Abstract

Kraus, Anja
Germany
A.560 | Wednesday, 18 July 2007, 11:30 - 12:00, Room A1
(Doing) art as an interdisciplinary didactical principle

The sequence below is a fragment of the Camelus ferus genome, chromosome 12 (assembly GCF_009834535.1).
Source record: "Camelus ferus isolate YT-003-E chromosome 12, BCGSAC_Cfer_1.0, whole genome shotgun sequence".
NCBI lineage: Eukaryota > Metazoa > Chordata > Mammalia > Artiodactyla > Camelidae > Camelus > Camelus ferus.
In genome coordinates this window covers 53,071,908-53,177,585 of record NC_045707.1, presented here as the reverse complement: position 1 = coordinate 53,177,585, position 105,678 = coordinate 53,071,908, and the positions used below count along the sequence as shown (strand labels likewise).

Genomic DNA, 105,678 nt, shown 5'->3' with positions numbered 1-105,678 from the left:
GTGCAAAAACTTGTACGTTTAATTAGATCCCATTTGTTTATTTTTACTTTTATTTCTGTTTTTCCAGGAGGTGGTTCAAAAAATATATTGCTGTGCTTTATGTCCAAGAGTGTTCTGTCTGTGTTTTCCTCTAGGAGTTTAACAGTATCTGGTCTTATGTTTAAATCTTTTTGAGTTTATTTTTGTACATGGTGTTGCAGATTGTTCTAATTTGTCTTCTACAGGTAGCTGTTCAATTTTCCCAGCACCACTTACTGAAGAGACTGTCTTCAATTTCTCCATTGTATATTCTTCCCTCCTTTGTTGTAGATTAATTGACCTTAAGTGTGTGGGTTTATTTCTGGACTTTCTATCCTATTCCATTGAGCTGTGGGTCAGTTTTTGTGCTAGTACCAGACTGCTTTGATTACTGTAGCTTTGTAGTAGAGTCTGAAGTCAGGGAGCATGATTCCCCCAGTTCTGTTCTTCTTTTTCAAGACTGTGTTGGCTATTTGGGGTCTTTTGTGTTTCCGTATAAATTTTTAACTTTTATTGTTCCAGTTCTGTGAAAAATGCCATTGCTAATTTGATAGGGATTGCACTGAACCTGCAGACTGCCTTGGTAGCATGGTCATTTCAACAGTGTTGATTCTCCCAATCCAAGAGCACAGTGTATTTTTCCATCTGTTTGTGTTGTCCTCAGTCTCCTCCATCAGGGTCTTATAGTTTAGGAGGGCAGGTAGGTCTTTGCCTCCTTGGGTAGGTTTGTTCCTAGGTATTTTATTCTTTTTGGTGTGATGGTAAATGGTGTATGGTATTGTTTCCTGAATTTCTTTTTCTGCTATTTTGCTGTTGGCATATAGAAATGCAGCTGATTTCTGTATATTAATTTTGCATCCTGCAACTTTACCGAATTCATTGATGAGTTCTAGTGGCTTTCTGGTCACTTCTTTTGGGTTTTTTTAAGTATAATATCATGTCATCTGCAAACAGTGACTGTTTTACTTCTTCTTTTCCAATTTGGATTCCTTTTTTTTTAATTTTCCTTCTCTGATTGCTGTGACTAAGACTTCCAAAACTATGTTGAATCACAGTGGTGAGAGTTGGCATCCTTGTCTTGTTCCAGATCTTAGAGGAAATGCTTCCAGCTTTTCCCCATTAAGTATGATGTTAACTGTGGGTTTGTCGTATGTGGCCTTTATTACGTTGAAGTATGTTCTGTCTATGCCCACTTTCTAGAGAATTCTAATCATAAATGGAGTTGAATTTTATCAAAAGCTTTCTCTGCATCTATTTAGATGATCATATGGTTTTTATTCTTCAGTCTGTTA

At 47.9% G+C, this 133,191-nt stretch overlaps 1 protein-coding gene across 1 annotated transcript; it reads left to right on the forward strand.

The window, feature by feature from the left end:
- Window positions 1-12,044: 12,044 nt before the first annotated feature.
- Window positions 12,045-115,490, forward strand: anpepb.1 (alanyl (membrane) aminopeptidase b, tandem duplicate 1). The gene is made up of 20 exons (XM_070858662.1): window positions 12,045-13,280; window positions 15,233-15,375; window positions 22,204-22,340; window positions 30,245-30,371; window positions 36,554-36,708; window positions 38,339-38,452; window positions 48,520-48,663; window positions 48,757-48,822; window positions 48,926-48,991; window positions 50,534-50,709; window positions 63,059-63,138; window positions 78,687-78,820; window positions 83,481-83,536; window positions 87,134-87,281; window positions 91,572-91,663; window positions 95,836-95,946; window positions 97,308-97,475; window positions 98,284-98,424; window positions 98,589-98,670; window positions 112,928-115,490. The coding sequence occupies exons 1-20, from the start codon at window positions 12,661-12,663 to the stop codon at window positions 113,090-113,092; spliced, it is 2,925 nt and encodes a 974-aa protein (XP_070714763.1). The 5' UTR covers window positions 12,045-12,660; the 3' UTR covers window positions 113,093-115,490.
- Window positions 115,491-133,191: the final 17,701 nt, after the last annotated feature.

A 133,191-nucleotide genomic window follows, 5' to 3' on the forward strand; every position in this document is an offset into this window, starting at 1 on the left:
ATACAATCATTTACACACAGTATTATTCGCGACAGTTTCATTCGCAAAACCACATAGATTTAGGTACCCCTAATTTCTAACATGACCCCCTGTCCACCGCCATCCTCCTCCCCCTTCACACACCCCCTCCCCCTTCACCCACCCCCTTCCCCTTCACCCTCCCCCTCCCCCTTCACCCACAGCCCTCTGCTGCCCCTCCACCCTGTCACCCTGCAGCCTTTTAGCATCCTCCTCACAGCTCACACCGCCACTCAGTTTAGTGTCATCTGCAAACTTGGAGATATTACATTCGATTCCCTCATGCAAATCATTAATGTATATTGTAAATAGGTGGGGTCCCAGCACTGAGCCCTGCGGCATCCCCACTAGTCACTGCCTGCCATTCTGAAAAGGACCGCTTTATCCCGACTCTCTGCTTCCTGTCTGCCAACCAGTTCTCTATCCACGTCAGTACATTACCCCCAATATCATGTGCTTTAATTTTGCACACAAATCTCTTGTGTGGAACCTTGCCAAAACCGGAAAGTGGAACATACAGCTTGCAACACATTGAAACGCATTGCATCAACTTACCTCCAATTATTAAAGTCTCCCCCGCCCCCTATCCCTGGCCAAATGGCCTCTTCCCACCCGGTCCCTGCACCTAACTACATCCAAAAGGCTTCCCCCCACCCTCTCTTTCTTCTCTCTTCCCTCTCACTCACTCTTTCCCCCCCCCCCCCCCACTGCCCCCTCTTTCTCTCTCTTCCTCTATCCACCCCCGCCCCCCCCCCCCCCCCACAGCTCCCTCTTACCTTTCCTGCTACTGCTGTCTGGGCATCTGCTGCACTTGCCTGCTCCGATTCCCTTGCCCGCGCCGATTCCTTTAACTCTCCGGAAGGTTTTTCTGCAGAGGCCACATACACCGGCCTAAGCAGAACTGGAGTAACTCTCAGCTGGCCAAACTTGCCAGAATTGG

Works of art are implemented during lessons in school usually in order to mediate ideas and theories about subjective realities. Pictures, sculptures, installations are then meant to be representations of insights or illustrations of certain imaginations. Here we will interpret works of art as translations of theories in special settings of experience: Paradoxically especially art installations, performances, context art or other efforts and styles that infiltrate or thematise the object character of a work of art can be interpreted in this manner. In this regard it is thinkable that referring to them makes it easier for the pupils to understand certain subjects in school. Possibly on the basis of such art works or action modi ways to deal with certain experiences can be traced and found. These could as well serve to generate theories. Such references to art could principally be possible every time interdependencies and contexts are to be learnt. They can be shown by including all the senses. In order to develop a didactical-methodical interdisciplinary concept to integrate artistic procedures in school teaching we will first mark out some clues in the learning theory. What comes down is: Learning requires that the subject makes sense for the learning person and that he can realize his ability to deal with the learning subjects. Here experiencing, learning by doing and being aware of oneself are playing the central role. With this perspective it comes out that sense is never articulated by an isolated element. It always happens among two or more instances. Sense derives from a lateral linkage between circumstances and signs and it founds meaning through alliances formed between different elements. Especially differences, contrasts and borders as definitions are functioning as sense making moments. Bernhard Waldenfels describes the experience of sense as a complex mesh of borders, contrasts, metonymies that are characterised by ambiguities and simulations that derive from the abundance of colour, sound, light, space, language etc.. In this view the cognitive experience of sense in the modus of a “Heureka!” cannot be divided from experiences made in the life world. Gernot Boehm describes this as follows (translated by the author): “Our eyes are not opposite to the things, they are not only scanning them with the eyeshot, but our eyes are in the things as well as the things in them. Images not only sketch a world of objects in distance, but also a world in which the emerging of reality becomes visible; defining itself as a kind of subject. (..) We do live in the world and not before the world.” If something makes sense to a person perceiving or seeing an event, these experiences are as well acts of consciousness as such of body sensation (references: Polanyi and Waldenfels). Taking Land Art as a starting point and on the basis of the principle of a reciprocal interpretation of the work of art and situational contexts Christiane Brohl develops the didactical strategy of “displacement”. With this strategy, which is at the same time a teaching principle, Brohl shows that art interferes and intervenes in actual discourses and currant semantic fields. The “displacement” as a method can reveal these effects that cannot always be articulated as certain figures. This method is thus a possibility to let novelties emerge into familiarities, in reference to Waldenfels, to let the “extraordinary” seep into the “orderly”. Thus linkages of facts become possible that did not exist before. We suppose that the strategy of “displacement” could be generally implemented for the application of art works for interdisciplinary projects in school. Moreover we will explore which other principles of teaching could make this approach practicable.
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